The ship on the left of this painting is the flute Prins Willem, distinguishable as a whaler by the beam across the top of the after cabin, from which two longboats are slung, and by the flag she is flying from the mainmast featuring a large whale. The stern has a carved image of Prince Willem, with the inscription P Willem below. The ship was named after William III of Orange, Stadtholder of Holland and Zeeland from 1672 to 1702, and King of Great Britain and Ireland from 1689 to 1702. The escutcheon with his arms, supported by two lions, can be seen atop the stern. The red, white and blue flag with the whale at the mainmast indicates that the whaler is the flagship of the Admiral of the whaling fleet. Flying from the poop is the Prince’s flag, from the foremast the Dutch jack, while the States flag on the bowsprit indicates that this flagship had overall command of the whaling fleet that sailed that season. At the mizzen is a flag with the colours of Rotterdam, which might be an indication that the skipper was a native of that town.
The whaling fleet always sailed in squadrons led by an admiral, a Vice-Admiral and a Rear-Admiral, who were experienced commanders appointed by the delegates of the Greenland Fishery Committee, a body comprising the leading shipowners. In times of danger the whaling fleet would be escorted by a number of men-o-war, which shepherded it through the perilous zones. After that the flag officers of the whaling fleet were on their own. Their most important task was to guard the fleet, keep it together for safety, and to turn up at the appointed rendezvous with the men-o-war for the journey home. The flag officers also took part in whalehunting.
The Prins Willem is a flute from the early period of the Arctic ice fishery, which began around 1670. Up until then whales had been hunted in the bays of Spitsbergen and Jan Mayen Island and in the open waters between these islands. In those days, ships of standard construction like merchantmen could still be used, but when the whales began retreating into the drift ice it became necessary to use whalers designed to sail through the floes. The most popular type was the flute, because its rounded hull allowed the ice to slide smoothly past. For whaling purposes these ships would be reinforced internally and externally to enable them to withstand the enormous pressure of the ice. The Prins Willem’s beakhead shows that she dates from the early period of the ice fishery, because these vulnerable structures were soon abandoned as being totally unsuitable for Arctic conditions. Although the decks of the Prins Willem already resemble those of the eighteenth century bootschip, she still has the narrow stern typical of seventeenth century vessels.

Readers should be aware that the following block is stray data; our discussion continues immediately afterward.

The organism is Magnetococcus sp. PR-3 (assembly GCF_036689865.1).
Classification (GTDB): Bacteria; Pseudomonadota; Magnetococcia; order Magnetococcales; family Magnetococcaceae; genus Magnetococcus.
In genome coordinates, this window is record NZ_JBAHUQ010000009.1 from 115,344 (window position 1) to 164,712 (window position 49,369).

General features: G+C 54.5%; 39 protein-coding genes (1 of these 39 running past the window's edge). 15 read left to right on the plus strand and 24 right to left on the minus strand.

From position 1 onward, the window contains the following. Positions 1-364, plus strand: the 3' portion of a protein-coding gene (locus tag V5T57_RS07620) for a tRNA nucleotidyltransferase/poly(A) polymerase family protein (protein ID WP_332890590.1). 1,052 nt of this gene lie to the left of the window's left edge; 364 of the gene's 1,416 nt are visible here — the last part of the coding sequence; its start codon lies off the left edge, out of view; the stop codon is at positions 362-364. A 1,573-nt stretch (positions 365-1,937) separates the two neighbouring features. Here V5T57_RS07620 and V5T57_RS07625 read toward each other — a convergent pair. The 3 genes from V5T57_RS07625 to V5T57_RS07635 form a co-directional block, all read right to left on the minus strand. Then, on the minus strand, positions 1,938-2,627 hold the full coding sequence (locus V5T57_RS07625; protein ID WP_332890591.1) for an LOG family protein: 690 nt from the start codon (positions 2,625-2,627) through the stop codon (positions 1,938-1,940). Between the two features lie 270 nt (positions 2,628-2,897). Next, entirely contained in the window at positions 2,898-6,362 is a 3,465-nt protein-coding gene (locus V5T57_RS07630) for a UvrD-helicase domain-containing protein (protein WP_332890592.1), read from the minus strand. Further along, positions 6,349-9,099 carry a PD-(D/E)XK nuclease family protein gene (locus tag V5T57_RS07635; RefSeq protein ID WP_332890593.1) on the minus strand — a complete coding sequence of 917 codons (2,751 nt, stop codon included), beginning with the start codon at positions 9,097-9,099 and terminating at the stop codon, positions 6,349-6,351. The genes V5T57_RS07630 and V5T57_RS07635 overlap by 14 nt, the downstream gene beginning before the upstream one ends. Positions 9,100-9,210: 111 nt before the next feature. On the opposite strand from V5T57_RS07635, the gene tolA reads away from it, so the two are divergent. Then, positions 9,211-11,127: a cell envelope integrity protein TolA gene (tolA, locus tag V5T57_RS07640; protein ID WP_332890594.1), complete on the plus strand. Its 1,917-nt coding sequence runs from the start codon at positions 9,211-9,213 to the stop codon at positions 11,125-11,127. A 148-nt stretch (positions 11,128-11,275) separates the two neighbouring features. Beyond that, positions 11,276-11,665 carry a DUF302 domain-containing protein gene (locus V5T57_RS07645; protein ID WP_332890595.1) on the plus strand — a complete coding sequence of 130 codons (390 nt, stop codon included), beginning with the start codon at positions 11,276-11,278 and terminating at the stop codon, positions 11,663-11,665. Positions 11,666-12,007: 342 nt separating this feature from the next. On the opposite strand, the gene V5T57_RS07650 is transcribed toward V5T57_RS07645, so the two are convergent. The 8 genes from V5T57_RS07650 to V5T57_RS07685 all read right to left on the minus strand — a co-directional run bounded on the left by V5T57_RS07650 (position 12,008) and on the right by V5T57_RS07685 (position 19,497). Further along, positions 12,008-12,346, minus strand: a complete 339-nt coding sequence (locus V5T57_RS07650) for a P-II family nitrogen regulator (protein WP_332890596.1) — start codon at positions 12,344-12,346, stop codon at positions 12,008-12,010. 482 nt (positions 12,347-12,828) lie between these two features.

The crew are unloading the blubber into two Rotterdampoons, which are carrying it from the whaler to the try-house on the left of the painting. On the other side of the Prins Willem is one of her longboats. Beyond the whaler is the osier dam built by the city of Rotterdam in 1648 to divert the current and ensure an adequate depth of water in the river. Rotterdam had owned two-thirds of the island of Feijenoort since 1591, but in order to build the dam it had to buy the remainder from the manor of IJsselmonde. Two barges with chisel-shaped bows are moored to the dam, where men are carrying out repair work on this structure which was so vital to Rotterdam’s prosperity.
Feijenoort was also economically important to the city. In 1649 the Rotterdam Council gave several shipowners permission to build a try-works on the island. The city assisted in this project by building a small harbour and by raising the terrain. This particular rendering works could not have been in operation for very long, for in 1662 the brothers Pieter and Bastiaen van Harlaer rented the island for a period of 25 years for grazing cattle. In 1664 they complained about the stench of the try-works and sought permission for a monopoly of the trade on the island. The Rotterdam merchants and shipowners agreed, on condition that they build a decent furnace and a coopers’ shed where blubber and oil could be stored, and which could serve as a shelter for the other workers. The Rotterdam shipowners were prepared to pay the sum of five strivers for each kwarteel (cask with a capacity of 232.8 litres) of oil.